– July 31, 2012

– July 10, 2012

– June 19, 2012

– June 7, 2012

– March 6, 2012

– April 11, 2012

– Dec. 20, 2011

– Oct. 23, 2011

– July 30, 2011

– July 26, 2011

– July 17, 2011

– July 15, 2011

– June 30, 2011

– June 8, 2011

– May 3, 2011

* Dates shown are the dates articles first appeared, which usually meant one day after City Council meetings.

Larry Attig August 19, 2012 at 03:24 PM
It was agreed that all parties liked the idea of a campus type atmosphere. However, the architect also made it clear that in an effort to have a vibrant environment with restaurants and shops it was going to be necessary to have street access. He also pointed out that these are not thoroughfares. Think of streets more like Old Roswell Street and Old Canton Street on the west side of Main Street.
No Name August 19, 2012 at 06:52 PM
As much as I prefer the campus-like setting, I can see the need for streets. Maybe it could be designed with an eye toward a pedestrian-only mall if/when the area becomes established? Then again, maybe a pedestrian only mall could be Alpharetta's niche since every other town is doing exactly the same thing we are (generally speaking). How many downtowns can reasonably be sustained if they are all pretty much carbon copies of one another? There is some worry that people will use the through streets as a cut-through, especially during peak traffic times. Seems like it would be really useful to have that traffic study data first.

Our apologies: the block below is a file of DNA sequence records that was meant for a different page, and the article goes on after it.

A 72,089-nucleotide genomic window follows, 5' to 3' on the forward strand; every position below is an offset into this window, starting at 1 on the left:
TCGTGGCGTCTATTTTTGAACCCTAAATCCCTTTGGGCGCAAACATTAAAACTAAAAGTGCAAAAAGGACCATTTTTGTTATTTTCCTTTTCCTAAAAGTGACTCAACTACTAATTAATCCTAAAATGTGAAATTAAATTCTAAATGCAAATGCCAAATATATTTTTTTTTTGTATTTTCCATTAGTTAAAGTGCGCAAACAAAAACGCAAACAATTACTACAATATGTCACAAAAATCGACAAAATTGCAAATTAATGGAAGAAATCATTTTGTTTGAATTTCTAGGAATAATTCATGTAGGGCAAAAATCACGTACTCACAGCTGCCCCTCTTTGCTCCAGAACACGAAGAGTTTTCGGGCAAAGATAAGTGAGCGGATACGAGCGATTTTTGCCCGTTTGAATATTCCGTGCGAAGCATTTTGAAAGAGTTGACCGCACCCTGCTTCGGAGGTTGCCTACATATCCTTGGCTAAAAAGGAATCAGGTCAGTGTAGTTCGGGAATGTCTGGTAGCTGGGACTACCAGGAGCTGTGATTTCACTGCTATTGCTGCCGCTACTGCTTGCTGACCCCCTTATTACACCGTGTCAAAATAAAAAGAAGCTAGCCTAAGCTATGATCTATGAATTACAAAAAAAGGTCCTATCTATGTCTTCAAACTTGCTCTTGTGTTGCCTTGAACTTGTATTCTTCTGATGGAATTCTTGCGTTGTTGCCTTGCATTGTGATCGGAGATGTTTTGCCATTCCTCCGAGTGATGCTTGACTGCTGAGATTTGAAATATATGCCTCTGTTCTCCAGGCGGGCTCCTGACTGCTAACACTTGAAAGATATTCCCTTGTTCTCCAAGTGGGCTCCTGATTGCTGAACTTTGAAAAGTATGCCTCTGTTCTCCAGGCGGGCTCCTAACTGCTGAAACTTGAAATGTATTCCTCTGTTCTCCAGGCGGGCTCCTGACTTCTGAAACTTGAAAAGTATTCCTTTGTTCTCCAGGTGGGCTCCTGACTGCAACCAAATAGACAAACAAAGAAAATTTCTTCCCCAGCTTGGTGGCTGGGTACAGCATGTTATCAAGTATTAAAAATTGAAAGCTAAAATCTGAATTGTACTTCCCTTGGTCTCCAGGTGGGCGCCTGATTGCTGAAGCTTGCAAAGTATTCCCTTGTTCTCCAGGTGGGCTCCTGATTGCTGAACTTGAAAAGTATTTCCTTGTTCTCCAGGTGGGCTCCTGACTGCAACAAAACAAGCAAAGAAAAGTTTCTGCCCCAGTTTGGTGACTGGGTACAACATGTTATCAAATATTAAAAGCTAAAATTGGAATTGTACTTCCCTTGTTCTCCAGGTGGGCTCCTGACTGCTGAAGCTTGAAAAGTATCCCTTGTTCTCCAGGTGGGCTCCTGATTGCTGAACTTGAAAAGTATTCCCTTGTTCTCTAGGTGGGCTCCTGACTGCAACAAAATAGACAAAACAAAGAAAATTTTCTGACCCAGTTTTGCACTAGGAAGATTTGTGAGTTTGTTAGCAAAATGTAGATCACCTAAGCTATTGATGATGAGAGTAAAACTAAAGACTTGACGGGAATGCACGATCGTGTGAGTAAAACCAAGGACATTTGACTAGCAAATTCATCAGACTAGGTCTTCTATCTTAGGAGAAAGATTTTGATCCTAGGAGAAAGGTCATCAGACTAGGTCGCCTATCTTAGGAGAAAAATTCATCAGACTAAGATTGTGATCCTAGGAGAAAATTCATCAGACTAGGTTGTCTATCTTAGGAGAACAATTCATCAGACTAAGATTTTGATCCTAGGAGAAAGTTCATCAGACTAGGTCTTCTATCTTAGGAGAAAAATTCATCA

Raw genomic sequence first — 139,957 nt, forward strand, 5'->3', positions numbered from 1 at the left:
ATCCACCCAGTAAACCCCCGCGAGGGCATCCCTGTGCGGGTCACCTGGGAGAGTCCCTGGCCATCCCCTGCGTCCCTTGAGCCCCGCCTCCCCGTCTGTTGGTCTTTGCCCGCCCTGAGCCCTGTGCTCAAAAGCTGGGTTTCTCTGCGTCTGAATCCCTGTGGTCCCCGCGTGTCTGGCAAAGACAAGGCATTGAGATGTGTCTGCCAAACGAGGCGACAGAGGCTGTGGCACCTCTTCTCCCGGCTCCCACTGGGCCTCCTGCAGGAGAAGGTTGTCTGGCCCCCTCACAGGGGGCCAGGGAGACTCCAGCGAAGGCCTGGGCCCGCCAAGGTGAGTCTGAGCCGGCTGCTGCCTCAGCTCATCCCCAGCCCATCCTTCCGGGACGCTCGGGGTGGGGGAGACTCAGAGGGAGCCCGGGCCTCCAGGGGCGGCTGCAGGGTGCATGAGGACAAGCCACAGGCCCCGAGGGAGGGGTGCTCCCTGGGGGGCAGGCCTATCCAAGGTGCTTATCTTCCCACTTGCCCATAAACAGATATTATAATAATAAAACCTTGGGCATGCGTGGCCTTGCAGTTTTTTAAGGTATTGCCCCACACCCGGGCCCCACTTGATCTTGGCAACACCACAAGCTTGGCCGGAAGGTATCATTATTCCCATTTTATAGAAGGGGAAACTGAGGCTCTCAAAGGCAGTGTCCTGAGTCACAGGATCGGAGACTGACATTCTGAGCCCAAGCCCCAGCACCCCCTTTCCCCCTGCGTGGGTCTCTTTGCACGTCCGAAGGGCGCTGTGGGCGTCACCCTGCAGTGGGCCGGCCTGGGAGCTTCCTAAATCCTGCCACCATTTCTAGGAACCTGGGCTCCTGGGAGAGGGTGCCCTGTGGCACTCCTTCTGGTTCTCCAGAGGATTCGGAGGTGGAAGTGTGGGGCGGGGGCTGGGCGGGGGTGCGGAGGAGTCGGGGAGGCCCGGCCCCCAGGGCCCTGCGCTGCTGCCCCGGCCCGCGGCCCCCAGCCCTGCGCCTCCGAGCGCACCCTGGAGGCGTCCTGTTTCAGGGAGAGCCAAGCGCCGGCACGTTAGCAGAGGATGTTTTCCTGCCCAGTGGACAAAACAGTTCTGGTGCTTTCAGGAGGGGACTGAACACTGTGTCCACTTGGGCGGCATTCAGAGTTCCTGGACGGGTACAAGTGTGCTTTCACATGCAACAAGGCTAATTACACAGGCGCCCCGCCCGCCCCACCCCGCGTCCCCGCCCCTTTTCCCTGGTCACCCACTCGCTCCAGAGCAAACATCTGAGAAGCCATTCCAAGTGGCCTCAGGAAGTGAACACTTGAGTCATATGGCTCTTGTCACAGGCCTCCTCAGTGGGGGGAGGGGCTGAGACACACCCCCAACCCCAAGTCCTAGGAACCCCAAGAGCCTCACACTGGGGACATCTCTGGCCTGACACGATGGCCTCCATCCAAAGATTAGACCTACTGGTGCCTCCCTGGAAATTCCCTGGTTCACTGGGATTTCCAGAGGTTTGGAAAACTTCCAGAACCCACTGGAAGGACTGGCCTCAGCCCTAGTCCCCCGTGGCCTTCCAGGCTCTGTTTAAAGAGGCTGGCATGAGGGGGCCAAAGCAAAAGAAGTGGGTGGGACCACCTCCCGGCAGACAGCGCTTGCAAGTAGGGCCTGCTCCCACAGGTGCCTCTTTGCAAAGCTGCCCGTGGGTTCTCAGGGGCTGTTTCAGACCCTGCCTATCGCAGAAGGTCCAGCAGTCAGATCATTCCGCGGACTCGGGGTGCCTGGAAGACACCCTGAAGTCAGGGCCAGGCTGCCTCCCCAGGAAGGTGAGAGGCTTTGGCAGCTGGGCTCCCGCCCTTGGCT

Larry Attig August 19, 2012 at 07:38 PM
As much as a pedistrian only seems like a good idea, Mr. Schwartz pointed out that many cities who have tried that concept by closing off streets to pedestrian only mall settings have in recent years abandon the idea and have now opened streets up to traffic and parking. With Main Street and Haynes Bridge Road bordering the the City Center they both seem to be more likely choices for traffic movement. Think of using the streets of The Avenue Forsyth as a cut through to save time. It really doesn't seem to be practical.
No Name August 19, 2012 at 08:48 PM
Interesting article on pedestrian malls. http://www.concentratemedia.com/features/pedestrianmalls0175.aspx?utm_source=feedburner&utm_medium=feed&utm_campaign=Feed%3A+ConcentrateMedia+%28Concentrate+Media%29
No Name August 19, 2012 at 08:57 PM
More ped mall data. http://www.nfta.com/pdfs/Appendix%20A.pdf